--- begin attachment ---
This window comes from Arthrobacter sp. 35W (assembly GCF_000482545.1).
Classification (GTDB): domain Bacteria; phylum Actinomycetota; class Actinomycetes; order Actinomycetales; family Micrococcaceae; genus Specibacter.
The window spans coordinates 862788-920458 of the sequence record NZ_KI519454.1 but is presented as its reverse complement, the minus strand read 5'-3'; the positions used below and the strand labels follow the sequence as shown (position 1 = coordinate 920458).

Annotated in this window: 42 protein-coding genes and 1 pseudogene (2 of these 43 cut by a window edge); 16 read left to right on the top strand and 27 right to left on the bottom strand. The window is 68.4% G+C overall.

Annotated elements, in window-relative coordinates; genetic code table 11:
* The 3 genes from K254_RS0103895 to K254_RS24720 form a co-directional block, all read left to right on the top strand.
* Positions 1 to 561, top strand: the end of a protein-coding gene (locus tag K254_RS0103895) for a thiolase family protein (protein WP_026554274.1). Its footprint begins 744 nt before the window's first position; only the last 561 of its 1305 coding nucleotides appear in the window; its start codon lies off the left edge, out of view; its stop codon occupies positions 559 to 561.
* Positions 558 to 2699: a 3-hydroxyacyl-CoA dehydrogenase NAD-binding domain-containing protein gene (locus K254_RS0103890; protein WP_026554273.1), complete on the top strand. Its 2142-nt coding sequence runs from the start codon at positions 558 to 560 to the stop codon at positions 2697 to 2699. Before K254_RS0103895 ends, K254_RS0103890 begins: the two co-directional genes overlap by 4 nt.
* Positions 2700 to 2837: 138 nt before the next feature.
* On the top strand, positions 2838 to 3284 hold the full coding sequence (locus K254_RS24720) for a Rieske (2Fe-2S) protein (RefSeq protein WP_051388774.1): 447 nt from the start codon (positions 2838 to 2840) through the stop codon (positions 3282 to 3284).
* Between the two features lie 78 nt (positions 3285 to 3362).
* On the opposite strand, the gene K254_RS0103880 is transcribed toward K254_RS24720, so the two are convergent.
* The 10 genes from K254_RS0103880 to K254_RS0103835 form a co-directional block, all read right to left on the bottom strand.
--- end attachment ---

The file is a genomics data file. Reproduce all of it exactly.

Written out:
This window comes from Arthrobacter sp. 35W (assembly GCF_000482545.1).
Classification (GTDB): domain Bacteria; phylum Actinomycetota; class Actinomycetes; order Actinomycetales; family Micrococcaceae; genus Specibacter.
The window spans coordinates 862788-920458 of the sequence record NZ_KI519454.1 but is presented as its reverse complement, the minus strand read 5'-3'; the positions used below and the strand labels follow the sequence as shown (position 1 = coordinate 920458).

Annotated in this window: 42 protein-coding genes and 1 pseudogene (2 of these 43 cut by a window edge); 16 read left to right on the top strand and 27 right to left on the bottom strand. The window is 68.4% G+C overall.

Annotated elements, in window-relative coordinates; genetic code table 11:
* The 3 genes from K254_RS0103895 to K254_RS24720 form a co-directional block, all read left to right on the top strand.
* Positions 1 to 561, top strand: the end of a protein-coding gene (locus tag K254_RS0103895) for a thiolase family protein (protein WP_026554274.1). Its footprint begins 744 nt before the window's first position; only the last 561 of its 1305 coding nucleotides appear in the window; its start codon lies off the left edge, out of view; its stop codon occupies positions 559 to 561.
* Positions 558 to 2699: a 3-hydroxyacyl-CoA dehydrogenase NAD-binding domain-containing protein gene (locus K254_RS0103890; protein WP_026554273.1), complete on the top strand. Its 2142-nt coding sequence runs from the start codon at positions 558 to 560 to the stop codon at positions 2697 to 2699. Before K254_RS0103895 ends, K254_RS0103890 begins: the two co-directional genes overlap by 4 nt.
* Positions 2700 to 2837: 138 nt before the next feature.
* On the top strand, positions 2838 to 3284 hold the full coding sequence (locus K254_RS24720) for a Rieske (2Fe-2S) protein (RefSeq protein WP_051388774.1): 447 nt from the start codon (positions 2838 to 2840) through the stop codon (positions 3282 to 3284).
* Between the two features lie 78 nt (positions 3285 to 3362).
* On the opposite strand, the gene K254_RS0103880 is transcribed toward K254_RS24720, so the two are convergent.
* The 10 genes from K254_RS0103880 to K254_RS0103835 form a co-directional block, all read right to left on the bottom strand.